Pandemic Playlist: Afrobeat music to connect you with Africa

Our Top 5 afrobeat tracks will give you the best of the genre founded by Fela Kuti

By Jenifer Gonsalves | Meaww

Fela Kuti — ‘Fear Not For Man’

As the pioneering force behind Afrobeat, a genre that fused West African music with American funk and jazz, Kuti is a legendary figure who influenced both African and Western music through his fusion of often contrasting styles. Along with drummer Tony Allen, who sadly passed away on April 30, and inspired by the political unrest and racism he witnessed during his time in America, Kuti created an entirely new genre that allowed him and his fellow musicians to speak about politics, history, culture, and beyond.

The Rise of the African Multinational Enterprise: The most authoritative book on private enterprise in Africa. Get a Copy from SPRINGER

‘Fear Not For Man’ was released in the late ’70s during the height of Kuti’s conflict with the military during which his mother, then aged 77, was thrown out of a window and fractured her leg. The track features a voiceover from Kuti that criticizes the authoritarian regime’s brutality and boldly emphasizes his lack of fear in the face of their physical violence. The album of the same name that this song is featured on also carried an image of Kuti, beaten and bleeding, yet continuing to play his saxophone.null

                            Pandemic Playlist: Our Top 5 afrobeat tracks will give you the best of the genre founded by Fela Kuti
Kuti founded afrobeat and brought Afro-centric ideals to the forefront of political struggles in Nigeria

The mostly instrumental track is as soothing as it is energizing. Kuti’s courage and strength in the face of everything he faced is an excellent reminder to us all to stay strong and true to ourselves even in times of struggle.

Check out the ‘Fear Not For Man’ LP, including commentary from Afrobeat historian Chris May, below.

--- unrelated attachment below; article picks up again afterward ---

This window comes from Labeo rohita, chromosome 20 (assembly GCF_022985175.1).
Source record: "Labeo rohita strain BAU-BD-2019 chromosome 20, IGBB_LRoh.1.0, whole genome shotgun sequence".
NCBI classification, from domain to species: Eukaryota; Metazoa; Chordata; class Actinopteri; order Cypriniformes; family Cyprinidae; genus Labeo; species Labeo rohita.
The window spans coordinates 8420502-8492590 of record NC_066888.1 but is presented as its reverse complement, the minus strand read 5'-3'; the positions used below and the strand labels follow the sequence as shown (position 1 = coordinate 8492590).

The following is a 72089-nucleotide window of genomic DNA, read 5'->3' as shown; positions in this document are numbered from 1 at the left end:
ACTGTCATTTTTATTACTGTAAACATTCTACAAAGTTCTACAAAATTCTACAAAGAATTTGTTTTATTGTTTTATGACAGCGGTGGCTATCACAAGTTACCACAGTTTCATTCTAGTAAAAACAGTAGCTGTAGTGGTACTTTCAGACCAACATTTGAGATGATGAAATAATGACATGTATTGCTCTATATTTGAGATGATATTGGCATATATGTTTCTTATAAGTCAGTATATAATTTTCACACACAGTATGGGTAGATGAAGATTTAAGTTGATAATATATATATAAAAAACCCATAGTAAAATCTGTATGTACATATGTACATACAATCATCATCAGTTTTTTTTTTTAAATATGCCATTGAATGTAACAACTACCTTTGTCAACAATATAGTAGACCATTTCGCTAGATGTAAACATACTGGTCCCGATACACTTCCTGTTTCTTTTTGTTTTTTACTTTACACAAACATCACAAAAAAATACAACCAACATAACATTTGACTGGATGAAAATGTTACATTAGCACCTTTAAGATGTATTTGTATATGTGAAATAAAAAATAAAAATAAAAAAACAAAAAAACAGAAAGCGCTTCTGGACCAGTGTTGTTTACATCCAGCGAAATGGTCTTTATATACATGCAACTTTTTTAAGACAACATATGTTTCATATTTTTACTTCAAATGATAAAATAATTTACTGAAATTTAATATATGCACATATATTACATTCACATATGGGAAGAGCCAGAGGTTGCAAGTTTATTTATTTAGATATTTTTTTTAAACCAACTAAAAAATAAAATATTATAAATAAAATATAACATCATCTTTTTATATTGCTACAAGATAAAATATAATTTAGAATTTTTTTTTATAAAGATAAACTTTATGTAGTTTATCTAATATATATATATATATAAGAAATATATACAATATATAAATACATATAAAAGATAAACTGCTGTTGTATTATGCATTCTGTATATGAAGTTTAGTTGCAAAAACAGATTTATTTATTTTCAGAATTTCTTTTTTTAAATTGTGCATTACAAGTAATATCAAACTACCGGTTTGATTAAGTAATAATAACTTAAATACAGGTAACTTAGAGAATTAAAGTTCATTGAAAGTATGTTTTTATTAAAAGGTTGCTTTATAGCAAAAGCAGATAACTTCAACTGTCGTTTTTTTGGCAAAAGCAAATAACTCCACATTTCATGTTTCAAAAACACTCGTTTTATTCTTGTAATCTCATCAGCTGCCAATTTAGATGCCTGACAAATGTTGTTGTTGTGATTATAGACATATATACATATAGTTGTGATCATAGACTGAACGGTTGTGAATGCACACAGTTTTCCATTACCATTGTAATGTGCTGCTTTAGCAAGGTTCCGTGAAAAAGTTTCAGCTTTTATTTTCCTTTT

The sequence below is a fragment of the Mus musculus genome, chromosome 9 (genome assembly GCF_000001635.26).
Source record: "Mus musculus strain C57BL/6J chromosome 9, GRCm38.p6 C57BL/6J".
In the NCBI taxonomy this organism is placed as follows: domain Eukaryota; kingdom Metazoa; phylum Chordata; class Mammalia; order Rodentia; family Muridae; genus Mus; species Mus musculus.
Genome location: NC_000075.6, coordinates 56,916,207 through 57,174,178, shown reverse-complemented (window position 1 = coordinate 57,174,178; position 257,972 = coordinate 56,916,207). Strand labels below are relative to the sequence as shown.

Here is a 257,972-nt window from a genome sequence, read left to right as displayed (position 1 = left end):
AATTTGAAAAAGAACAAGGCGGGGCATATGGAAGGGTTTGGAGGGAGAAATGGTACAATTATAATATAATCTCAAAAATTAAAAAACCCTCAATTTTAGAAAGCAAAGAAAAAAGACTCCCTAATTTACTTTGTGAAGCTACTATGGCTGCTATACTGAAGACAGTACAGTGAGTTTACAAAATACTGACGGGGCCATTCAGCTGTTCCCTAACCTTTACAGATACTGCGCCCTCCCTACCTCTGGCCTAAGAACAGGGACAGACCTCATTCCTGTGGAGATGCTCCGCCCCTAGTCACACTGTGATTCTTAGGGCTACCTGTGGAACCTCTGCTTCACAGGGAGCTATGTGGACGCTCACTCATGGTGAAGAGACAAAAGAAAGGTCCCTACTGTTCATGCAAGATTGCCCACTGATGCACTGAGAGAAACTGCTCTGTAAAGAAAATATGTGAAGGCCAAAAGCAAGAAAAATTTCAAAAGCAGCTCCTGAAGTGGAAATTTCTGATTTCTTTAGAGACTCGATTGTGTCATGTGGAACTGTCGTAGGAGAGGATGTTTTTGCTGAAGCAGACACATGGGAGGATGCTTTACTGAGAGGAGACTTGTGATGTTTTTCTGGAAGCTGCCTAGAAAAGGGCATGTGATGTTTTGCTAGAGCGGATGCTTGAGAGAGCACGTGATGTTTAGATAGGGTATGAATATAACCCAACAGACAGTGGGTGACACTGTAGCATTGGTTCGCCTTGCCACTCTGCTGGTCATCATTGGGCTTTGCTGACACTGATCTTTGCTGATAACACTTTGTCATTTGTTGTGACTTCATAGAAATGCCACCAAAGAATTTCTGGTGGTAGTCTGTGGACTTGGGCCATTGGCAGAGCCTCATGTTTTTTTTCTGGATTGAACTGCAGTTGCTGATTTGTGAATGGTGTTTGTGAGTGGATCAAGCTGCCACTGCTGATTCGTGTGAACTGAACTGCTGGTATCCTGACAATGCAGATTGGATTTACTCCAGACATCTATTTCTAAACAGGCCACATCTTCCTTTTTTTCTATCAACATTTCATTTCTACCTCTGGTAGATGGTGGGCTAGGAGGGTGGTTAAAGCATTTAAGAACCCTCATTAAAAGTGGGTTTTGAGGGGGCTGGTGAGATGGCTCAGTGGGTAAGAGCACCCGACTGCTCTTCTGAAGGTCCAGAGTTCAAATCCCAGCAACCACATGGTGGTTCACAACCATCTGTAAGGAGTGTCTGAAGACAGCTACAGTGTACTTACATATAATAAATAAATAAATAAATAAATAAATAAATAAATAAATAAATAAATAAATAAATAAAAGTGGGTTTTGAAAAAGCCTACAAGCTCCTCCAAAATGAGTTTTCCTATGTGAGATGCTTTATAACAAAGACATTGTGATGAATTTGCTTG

Lijadu Sisters — ‘Life’s Gone Down Low’

As Kuti’s ‘afrobeat’ genre took root and gave a voice to many oppressed people to demand more from their governments, another musical act was also beginning to emerge on the scene — the Lijadu Sisters, second cousins of Kuti, and pioneers in their own right.

While many in the genre adopted its sound, the Lijadu Sisters took it a step further, releasing four albums filled with tunes that ranged from funk, soul, and reggae to psychedelia and disco. Despite them emerging in the late ’60s, their music still remains unique and quite difficult to mimic.null

On ‘Life’s Gone Down Low’, the afrobeat soul sisters sing about the precarious space mankind finds itself in, predicting the eventual downfall of the race. But as foreboding as it may sound, the track actually has an uplifting message as it encourages its listeners to “stop and look” in addition to highlighting that “it’s not too late for me and you if we hurry.”null

Listen to ‘Life’s Gone Down Low’ HERE.

Drummer Tony Allen performs live with Dj and producer Jeff Mills during the event called ‘AFRICA NOW @OGR’ on September 22, 2018 at Officine Grandi Riparazioni in Turin, Italy (Getty Images)

Tony Allen and Hugh Masekela — ‘We’ve Landed’

As two of the most legendary afrobeat-defining artistes, Allen and Masekela’s 2020 release ‘Rejoice’ is filled with some of the most stunning music the genre has to offer. But in addition to the wonderful fusion of West African and American jazz sounds, this album had some poignant messages and lessons infused with the wisdom of two people that have seen some of the worst and some of the best the world has to offer.